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Chapter Midterm

Health Psychology Exam 2 Notes - Chapter 6, 7, 8, 9, and 10

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York University
PSYC 3170
Jennifer Mills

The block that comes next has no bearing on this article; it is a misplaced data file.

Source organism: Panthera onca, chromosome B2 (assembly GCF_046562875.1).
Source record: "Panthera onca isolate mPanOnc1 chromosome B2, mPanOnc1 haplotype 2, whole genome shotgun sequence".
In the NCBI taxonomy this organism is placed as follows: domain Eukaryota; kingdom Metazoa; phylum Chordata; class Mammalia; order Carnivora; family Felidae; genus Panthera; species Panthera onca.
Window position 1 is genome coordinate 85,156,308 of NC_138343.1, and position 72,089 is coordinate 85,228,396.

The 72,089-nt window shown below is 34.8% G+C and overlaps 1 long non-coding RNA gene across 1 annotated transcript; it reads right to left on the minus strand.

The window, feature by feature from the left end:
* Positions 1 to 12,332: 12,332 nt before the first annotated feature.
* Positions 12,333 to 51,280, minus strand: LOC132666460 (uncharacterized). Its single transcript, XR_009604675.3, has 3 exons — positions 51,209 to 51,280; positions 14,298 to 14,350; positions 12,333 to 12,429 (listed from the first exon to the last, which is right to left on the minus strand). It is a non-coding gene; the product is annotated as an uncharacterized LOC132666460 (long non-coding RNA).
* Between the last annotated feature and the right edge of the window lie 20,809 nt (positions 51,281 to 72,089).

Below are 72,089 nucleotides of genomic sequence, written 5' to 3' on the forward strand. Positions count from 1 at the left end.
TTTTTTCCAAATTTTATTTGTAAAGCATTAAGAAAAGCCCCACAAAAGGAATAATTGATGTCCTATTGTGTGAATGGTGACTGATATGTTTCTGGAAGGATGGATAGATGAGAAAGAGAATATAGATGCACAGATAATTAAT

Health Psychology Exam 2 Notes Chapter 6 – Stress What Is Stress?  Stress – a negative emotional experience accompanied by predictable biochemical, physiological, cognitive, and behavioural changes that are directed either toward altering the stressful event or accommodating to its effects What Is a Stressor?  A stressor is stressful event Person-Environment Fit  Stress is the consequence of a person’s appraisal processes  The assessment of whether personal resources are sufficient to meet the demands of the environment  Stress is determined by person-environment fit  Stress results from the process of appraising events (as harmful, threatening, or challenging), of assessing potential responses, and of responding to those events What Theories and Models Are Used to Study Stress? Fight-or-Flight  When an organism perceives a threat, the body is rapidly aroused and motivated via the sympathetic nervous system and the endocrine system  Attack or flee  Now more commonly fight refers to aggressive responses to stress, whereas flight may be seen in social withdrawal or withdrawal through substance use such as alcohol or drugs Selye’s General Adaptation Syndrome  Selye considered father of stress research  Exposed rates to stressors, all created similar physiological response  When an organism confronts a stressor, it mobilizes itself for action  The response is nonspecific in regards to the stressor  Regardless of the threat, responds with the same physiological response  Over time, with repeated or prolonged exposure to stress, there will be wear and tear on the system  General adaptation syndrome consists of three phases  Alarm: the organism becomes mobilized to meet the threat  Resistance: the organism makes efforts to cope with the threat, as through confrontation 1  Exhaustion: occurs if the organism fails to overcome the threat and depletes its physiological resources in the process of trying  Assigns limited role to psychological factors, reason to criticize, know that appraisal plays a major role  Not all stressors produce same effect Tend-and-Befriend  Animals, human or nonhuman, don’t just fight, flee or become exhausted  Affiliate with each other  Tend-and-befriend theory maintains that in addition to fight-or-flight, humans respond to stress with social and nurturant behaviour  Especially true for women  Affiliate with others, seek social contact, befriend during times of stress Psychological Appraisal and the Experience of Stress  In humans, psychological appraisals are an important determinant of whether an event is responded to as stressful Primary Appraisal Processes  When individuals confront a new or changing environment, they engage in a process of primary appraisal to determine the meaning of the event  Events may be perceived as positive, neutral, or negative in their consequences  Negative events are further appraised for their possible harm, threat, or challenge  Harm is the assessment of the damage that has already been done by an event  Threat is the assessment of possible future damage  Challenge is the potential to overcome and event profit from the event Secondary Appraisal Processes  Secondary appraisal is the assessment of one’s coping abilities and resources and whether they will be sufficient to meet the harm, threat, and challenge of the event  Subjective experience of stress is a balance between primary and secondary appraisal  Harm and threat high, coping ability low, substantial stress is felt The Physiology of Stress  Stress causes physiological distress and leads to changes in the body that may have short or long term consequences for health  Two main systems involved  Sympathetic-adrenomedullary (SAM) system and the hypothalamic- pituitary-adrenocortical (HPA) axis 2 Sympathetic Activation  Threatening events labeled by the cerebral cortex, which sets off chain of reactions  Cortex to hypothalamus, which arouses sympathetic nervous system (fight or flight)  Sympathetic arousal stimulates the medulla of the adrenal glands, which in turn secret catecholamines, epinephrine and norepinephrine HPA Activation  Nonspecific physiological reaction (general adaptation syndrome) occurs in response to stress and involves three phases of alarm, resistance, and exhaustion  Hypothalamus stimulates pituitary gland to secret ACTH, which stimulates adrenal cortex to release glucocorticoids  Cortisol especially significant, conserve stores of carbohydrates and reduce inflammation in the case of an injury  HPA repeatedly activated leads to altered daily cortisol patterns, usually high upon wakening and decreases over the day  People under chronic stress show high cortisol levels in the afternoon or evening Effects of Long-term Stress  Excessive discharge of epinephrine and norepinephrine can lead to suppression of immune functions  Increased BP and heart rate  Variations in normal heart rate  Neurochemical imbalances  Prolonged cortisol secretion can lead to problems in verbal functioning, memory, and concentration Individual Differences in Stress Reactivity  People vary in their reactivity to stress  Reactivity is the degree of change that occurs in autonomic, neuroendocrine, and/or immune responses as a result of stress  Some people show very small reactions to stressful circumstances, other show large responses  May be genetic or develop prenatally or early in life  More reactive to stress, often more vulnerable to disease Physiological Recovery Processes  Inability to recover quickly from a stressful event may be a marker for the cumulative damage that stress has caused 3 Allostatic Load  Allostatic load refers to the fact that physiological systems within the body fluctuate to meet demands from stress, a state called allostasis  Allostatic load builds up over time, defined as the physiological costs of chronic exposure to heightened neural response that results from chronic stress What Makes Events Stressful? Assessing Stress  Self reports, life change, emotional distress, behavioural measures, physiological measures, biochemical markers Dimensions of Stressful Events  What are characteristics of potential stressors that make them more likely to be appraised as stressful? Negative Events  Negative events more likely to produce stress than positive events Uncontrollable Events  Uncontrollable or unpredictable events are more stressful than controllable or predictable events Ambiguous Events  Ambiguous events more stressful than clear cut events  No opportunity to take action, must increase energy to understand situation Which Stressors?  People more vulnerable to stress in central life domains than in peripheral ones  Important aspects of the self are overly invested in central life domains Can People Adapt to Stress?  Will people eventually habituate to constant stress or will they develop chronic strain?  Depends on type of stressor, the subjective experience of stress, and which indicator of stress is considered Psychological Adaptation  Most people are able to adapt psychologically to moderate or predictable stressors  Vulnerable populations (children, elderly, poor) adversely affected by environmental stressors  Show signs of helplessness and difficulty in performing tasks  People show signs of both long-term strain and habituation to chronically stressful events 4 Physiological Adaptation  Animal models suggest both habituation and chronic strain in terms of physiological adaptation Must a Stressor Be Ongoing to Be Stressful?  Unlike lower animals, humans do not have to be exposed to a stressor to suffer stress Anticipating Stress  Anticipation of a stressor can be at least as stressful as its actual occurrence, and often more so After-effects of Stress  Adverse after-effects of stress, such as decreases in performance and attention span, are also well documented  Effects of stress often persist long after the stressful event itself  Reserves are drained and resistance breaks down How Has Stress Been Studied? Studying Stress in the Laboratory  Acute stress paradigm – participant goes through short-term stressful events, changes in emotions and physiological and/or neuroendocrine processes are assessed Inducing Disease  Expose people to viruses, assess whether they get ill or how ill they get Daily Stress  Daily minor problems reduce psychological well-being over the short term and produce physical symptoms  Hassles scale What Are The Sources of Chronic Stress? Stress in the workplace Physical Hazards Work overload Ambiguity and Role Conflict  Role ambiguity occurs when a person has few clear ideas of what is to be done and no idea of the standards used for evaluating work  Role conflict occurs when a person receives conflicting information about work tasks or standards from different individuals Social Relationships 5  Inability to develop social relationships at work has been tied to psychological distress at work  Social relationships also buffer other job stressors Lack of control over work has been related to a number of stress and illness indicators Job Insecurity Unemployment Chapter 7 – Moderators of the Stress Experience What Is Coping?  Coping is defined as the thoughts and behaviours used to manage the internal and external demands of situations that are appraised as stressful  Relationship between coping and a stressful event is a dynamic process  Coping is a set of responses, occurring over time, by which the environment and the person influence each other Personality and Coping  Personality that each individual brings to a stressful event influences how he or she will cope with that event  Certain personality factors can make stressful situations worse, whereas others improve them Negativity, Stress, and Illness  Negative affectivity – a pervasive negative mood marked by anxiety, depression, and hostility  Individuals high in negative affectivity, or neuroticism, express distress, discomfort, and dissatisfaction across a wide range of situations  Correlated with illness and poor health  Can be associated with elevated cortisol secretion  Often linked with believing they’re sick, when there is no real reason for their illness  Individuals who are chronically high in negative affect may be more likely to get sick, but also show physical symptoms and illness behaviour even when they are not getting sick Pessimism  Pessimism viewed as a relatively stable dispositional characteristic to expect negative outcomes in the future  People with a pessimistic explanatory style explain the negative events of their lives in terms of internal, stable, global qualities of themselves  Lays ground work for poor health Perfectionism  Linked to several negative health outcomes 6  Social perfectionism, believing everyone expects you to be perfect, is more linked with negative health  Self-oriented perfectionism, setting high personal standards which motivate achievement, is not linked with poor health Coping Resources Optimism  Optimistic nature can lead people to cope more effectively with stress, and reduce risk for illness  Dispositional optimism is a general expectancy that good things, not bad, will happen in the future  Positive mood may lead to state of physiological resistance  Positive emotional states associated with better physical and mental health Psychological Control  Feelings that one can exert control over stressful events have long been known to help people cope effectively with stress  Psychological control is the belief that one can determine one’s own behaviour, influence one’s environment, and bring about desired outcomes  Similar to self-efficacy  Help cope with a wide variety of stressful events Additional Coping Resources  High self-esteem  Ego strength; a cluster of qualities including dependability, trust, and lack of impulsivity  Self confident, easy going  Conscientiousness Coping Style  Coping style represents a more specific individual difference in how people respond to stress  Coping style is a general propensity to deal with stressful events in a particular way  Could be keeping quiet, or talking about it Approach versus Avoidance  Avoidant (minimizing) coping style  Approach (confrontational, or vigilant) coping style  Neither is more effective, each has advantages and liabilities  Approach related is most successful if one can focus on the information present in the situation rather than on one’s emotions  Avoidant is better for short-term stress, not for persistent stressful situations 7 Problem-focused versus Emotion-focused Coping  Can be distinguished according to the target of the coping efforts  Problem-focused coping involves attempts to do something constructive about the stressful conditions  Emotion-focused coping involves efforts to regulate emotions experience because of the stressful event  People use both, both are useful What Are External Coping Resources?  Having greater resources provides people with opportunity to cope with stressful events better  Time, money, friends, and other resources provide more ways of dealing with a stressful event What Are Coping Outcomes  Coping efforts center on five main tasks 1. To reduce harmful environmental conditions and enhance the prospects of recovery 2. To tolerate or adjust to negative events or realities 3. To maintain a positive self-image 4. To maintain emotional equilibrium 5. To continue satisfying relationships with others  A person may be said to have coped successfully to the extent that these tasks are successfully addressed  Coping outcomes have also included measures of physiological and biochemical functioning  Coping efforts are generally judge to be more successful if they reduce arousal  Another criterion of successful coping is whether and how quickly people can return to their pre-stress activities  Also researchers judge coping according to its effectiveness in reducing psychological distress How Does Social Support Affect Stress? What Is Social Support?  Social support – information from others that one is loved and cared for  High levels of social support, experience less stress  Tangible assistance – the provision of material support, such as services, financial assistance, or goods  Informational support  Emotional support – reassuring the person that he or she is a valuable individual who is cared for  Many of the benefits of social support may actually come from the perception that social support is available 8  Invisible support – one receives help from another, but is unaware of it, that help is most likely to benefit the self Implicit versus Explicit Social Support  Explicit social support – designed to target a specific problem or is meant for a specific purpose  Takes one of the three different forms of tangible, informational, or emotional support  Implicit social support – social support originates from implicit social networks without being directly targeted at a specific problem  Simply knowing you have a social network that you can rely upon  Asians less likely to seek out or benefit from explicit social support Moderation of Stress by Social Support  Two possibilities explain the role of social support in moderating the effects of stress  Direct effects hypothesis – social support is generally beneficial during nonstressful times as well as during highly stressful times  Buffering hypothesis – the health and mental health benefits of social support are chiefly evident during periods of high stress; when there is little stress, social support may have minimal health benefits What Kinds of Support Are Most Effective  Sometimes support is unwanted  Too much or overly intrusive social support may exacerbate stress Dyadic Coping  Dyadic coping – the interplay of the stress experienced by one partner and the coping reactions of the other, can have important implications for the outcomes of both Matching Support to the Stressor  Matching hypothesis – match between one’s needs and what one receives from others in one’s social network What Are Coping Interventions? Mindfulness Training  Mindfulness-based stress reduction (MBSR) – systematic training in meditation to assist people in self regulating their reactions to stress and any negative emotions that may result  Practice of mindfulness of moment or moment awareness  Enables people to become more aware of the present moment and less distracted by distressing thoughts and feelings 9 Disclosure and Coping  Beneficial to discuss feelings and perceptions, reduce the physiological activity associated with the event Chapter 8 – Using Health Services How Do We Recognize and Interpret Symptoms? Recognition of a Symptom Individual Differences and Personality  Hypochondriacs are people who are preoccupied and worried that normal bodily symptoms are indicators of illness  Most frequent symptoms that show up among patients who convert their distress into physical symptoms are back pain, joint pan, head ache  Older people report more symptoms than young people  Neuroticism, a pervasive dimension of personality marked by negative emotions, self consciousness, and a concern with bodily processes  People who are high in neuroticism recognize their symptoms more quickly, report their symptoms more quickly, or both Cultural Differences  Japanese women report less symptoms related to menopause Situational Factors  A boring situation makes people more attentive to symptoms than an interesting situation does  Medical students’ disease – study each illness, members of the class imagine they have it Stress  People under stress may believe that they are more vulnerable to illness and so attend more closely to their bodies Mood  People in a positive mood rate themselves as more healthy  Report fewer illness-related memories, report fewer symptoms Interpretation of Symptoms Prior Experience  Interpretation of symptoms is heavily influenced by prior experience  People who have experience with a medical condition estimate the prevalence of their symptoms to be greater and often regard the condition as less serious than do people with n